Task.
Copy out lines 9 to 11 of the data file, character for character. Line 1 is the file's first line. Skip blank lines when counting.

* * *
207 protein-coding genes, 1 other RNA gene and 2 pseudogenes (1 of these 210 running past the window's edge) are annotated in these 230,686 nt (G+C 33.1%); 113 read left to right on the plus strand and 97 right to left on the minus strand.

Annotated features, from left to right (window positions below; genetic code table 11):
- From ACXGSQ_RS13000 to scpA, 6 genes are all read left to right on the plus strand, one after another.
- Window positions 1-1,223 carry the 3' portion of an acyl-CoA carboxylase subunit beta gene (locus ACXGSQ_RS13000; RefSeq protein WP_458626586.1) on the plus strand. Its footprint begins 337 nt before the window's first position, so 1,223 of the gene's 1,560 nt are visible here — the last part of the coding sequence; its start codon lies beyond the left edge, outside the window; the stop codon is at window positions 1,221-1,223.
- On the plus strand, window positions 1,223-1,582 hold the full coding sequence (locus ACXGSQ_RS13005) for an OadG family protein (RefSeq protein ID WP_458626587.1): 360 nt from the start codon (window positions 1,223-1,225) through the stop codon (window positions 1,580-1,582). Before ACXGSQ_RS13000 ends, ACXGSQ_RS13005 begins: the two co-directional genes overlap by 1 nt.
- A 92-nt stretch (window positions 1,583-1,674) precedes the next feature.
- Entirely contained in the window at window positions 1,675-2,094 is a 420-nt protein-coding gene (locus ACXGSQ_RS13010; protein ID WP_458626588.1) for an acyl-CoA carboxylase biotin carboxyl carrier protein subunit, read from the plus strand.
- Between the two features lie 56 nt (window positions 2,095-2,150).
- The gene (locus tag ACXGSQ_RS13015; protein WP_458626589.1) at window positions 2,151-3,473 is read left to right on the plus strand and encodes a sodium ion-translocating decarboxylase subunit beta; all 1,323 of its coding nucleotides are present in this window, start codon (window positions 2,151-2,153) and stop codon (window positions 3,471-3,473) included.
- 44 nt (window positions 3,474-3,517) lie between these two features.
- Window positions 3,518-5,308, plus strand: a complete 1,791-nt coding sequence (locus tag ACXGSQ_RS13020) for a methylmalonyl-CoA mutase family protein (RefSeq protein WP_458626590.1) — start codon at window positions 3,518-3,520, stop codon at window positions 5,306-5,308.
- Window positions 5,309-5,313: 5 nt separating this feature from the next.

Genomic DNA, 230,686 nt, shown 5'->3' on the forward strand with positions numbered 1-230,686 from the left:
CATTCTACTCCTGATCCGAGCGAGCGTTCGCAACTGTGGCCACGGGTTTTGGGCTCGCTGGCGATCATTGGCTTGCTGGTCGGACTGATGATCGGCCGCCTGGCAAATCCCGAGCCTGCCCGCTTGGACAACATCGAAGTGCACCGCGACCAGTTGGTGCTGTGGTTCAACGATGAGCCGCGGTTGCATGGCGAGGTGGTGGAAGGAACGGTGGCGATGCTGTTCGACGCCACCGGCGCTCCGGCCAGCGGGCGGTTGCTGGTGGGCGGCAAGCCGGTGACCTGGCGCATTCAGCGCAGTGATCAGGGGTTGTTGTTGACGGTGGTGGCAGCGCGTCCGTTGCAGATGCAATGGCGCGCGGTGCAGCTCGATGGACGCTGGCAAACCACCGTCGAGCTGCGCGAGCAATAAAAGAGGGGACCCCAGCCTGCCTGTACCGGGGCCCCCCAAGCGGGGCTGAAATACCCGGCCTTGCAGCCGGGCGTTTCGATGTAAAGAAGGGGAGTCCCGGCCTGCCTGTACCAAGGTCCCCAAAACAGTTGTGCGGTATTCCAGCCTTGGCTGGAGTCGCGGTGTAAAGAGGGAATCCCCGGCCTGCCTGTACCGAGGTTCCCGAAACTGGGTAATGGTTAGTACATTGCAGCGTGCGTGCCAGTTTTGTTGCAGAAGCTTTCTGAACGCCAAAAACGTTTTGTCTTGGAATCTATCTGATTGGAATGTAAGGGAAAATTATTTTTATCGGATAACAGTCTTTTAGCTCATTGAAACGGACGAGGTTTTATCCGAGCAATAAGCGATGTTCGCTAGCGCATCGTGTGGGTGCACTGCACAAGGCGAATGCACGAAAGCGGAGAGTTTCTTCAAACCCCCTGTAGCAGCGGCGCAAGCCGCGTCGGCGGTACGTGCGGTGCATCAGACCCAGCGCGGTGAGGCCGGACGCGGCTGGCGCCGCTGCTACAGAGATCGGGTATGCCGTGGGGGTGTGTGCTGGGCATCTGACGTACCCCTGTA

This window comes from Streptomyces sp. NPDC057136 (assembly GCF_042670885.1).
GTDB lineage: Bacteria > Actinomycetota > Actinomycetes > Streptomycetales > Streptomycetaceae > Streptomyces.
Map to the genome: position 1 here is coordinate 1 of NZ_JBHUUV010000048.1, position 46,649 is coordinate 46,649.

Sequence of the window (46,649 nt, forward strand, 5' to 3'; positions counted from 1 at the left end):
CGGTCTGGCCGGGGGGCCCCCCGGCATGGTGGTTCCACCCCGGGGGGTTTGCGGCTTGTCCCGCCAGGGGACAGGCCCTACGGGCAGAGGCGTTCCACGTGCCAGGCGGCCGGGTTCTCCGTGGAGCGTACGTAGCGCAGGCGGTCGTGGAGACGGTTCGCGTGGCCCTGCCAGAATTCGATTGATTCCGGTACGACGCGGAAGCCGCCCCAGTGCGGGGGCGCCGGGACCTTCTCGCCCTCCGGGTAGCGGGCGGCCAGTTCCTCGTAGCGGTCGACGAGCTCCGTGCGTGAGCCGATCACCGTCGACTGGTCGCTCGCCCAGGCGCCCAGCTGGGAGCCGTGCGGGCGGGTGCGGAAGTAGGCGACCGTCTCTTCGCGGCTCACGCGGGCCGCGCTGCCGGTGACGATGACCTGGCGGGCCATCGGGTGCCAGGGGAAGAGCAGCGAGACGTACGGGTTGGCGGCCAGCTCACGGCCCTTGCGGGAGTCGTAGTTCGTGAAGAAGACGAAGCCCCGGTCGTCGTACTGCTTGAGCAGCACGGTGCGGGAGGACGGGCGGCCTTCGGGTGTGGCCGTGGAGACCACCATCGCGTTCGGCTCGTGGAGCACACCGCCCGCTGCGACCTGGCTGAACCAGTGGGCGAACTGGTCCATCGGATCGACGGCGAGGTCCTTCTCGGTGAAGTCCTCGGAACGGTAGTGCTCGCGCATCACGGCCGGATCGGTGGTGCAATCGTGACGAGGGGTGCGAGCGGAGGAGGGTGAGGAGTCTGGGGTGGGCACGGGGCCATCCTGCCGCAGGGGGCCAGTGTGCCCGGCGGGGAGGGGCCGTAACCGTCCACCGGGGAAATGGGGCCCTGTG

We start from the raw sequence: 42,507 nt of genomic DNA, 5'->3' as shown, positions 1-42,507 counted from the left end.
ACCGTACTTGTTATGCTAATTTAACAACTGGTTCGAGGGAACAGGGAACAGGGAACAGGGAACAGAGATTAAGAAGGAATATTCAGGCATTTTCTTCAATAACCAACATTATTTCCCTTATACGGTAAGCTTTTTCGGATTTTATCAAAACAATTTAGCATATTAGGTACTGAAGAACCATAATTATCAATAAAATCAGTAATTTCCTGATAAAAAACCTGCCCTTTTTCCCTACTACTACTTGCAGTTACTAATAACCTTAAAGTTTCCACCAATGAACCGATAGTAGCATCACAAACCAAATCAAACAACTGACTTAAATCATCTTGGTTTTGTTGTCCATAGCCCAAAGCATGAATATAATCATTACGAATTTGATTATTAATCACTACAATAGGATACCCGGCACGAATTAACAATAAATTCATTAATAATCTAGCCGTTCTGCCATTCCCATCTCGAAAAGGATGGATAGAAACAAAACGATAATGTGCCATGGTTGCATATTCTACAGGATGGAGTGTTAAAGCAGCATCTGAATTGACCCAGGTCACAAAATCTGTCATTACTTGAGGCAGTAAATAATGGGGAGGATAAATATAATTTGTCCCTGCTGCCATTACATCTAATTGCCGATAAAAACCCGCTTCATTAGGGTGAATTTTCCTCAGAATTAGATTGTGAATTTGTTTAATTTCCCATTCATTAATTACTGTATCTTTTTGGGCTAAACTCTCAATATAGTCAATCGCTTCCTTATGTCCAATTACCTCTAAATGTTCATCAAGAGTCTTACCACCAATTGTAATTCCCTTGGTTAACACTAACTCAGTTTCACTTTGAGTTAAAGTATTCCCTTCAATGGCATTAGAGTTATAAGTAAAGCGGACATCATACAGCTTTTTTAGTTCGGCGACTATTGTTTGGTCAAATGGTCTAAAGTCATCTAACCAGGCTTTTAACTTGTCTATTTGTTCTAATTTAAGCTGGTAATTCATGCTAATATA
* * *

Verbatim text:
- The gene (locus tag ACXGSQ_RS13015; protein WP_458626589.1) at window positions 2,151-3,473 is read left to right on the plus strand and encodes a sodium ion-translocating decarboxylase subunit beta; all 1,323 of its coding nucleotides are present in this window, start codon (window positions 2,151-2,153) and stop codon (window positions 3,471-3,473) included.
- 44 nt (window positions 3,474-3,517) lie between these two features.
- Window positions 3,518-5,308, plus strand: a complete 1,791-nt coding sequence (locus tag ACXGSQ_RS13020) for a methylmalonyl-CoA mutase family protein (RefSeq protein WP_458626590.1) — start codon at window positions 3,518-3,520, stop codon at window positions 5,306-5,308.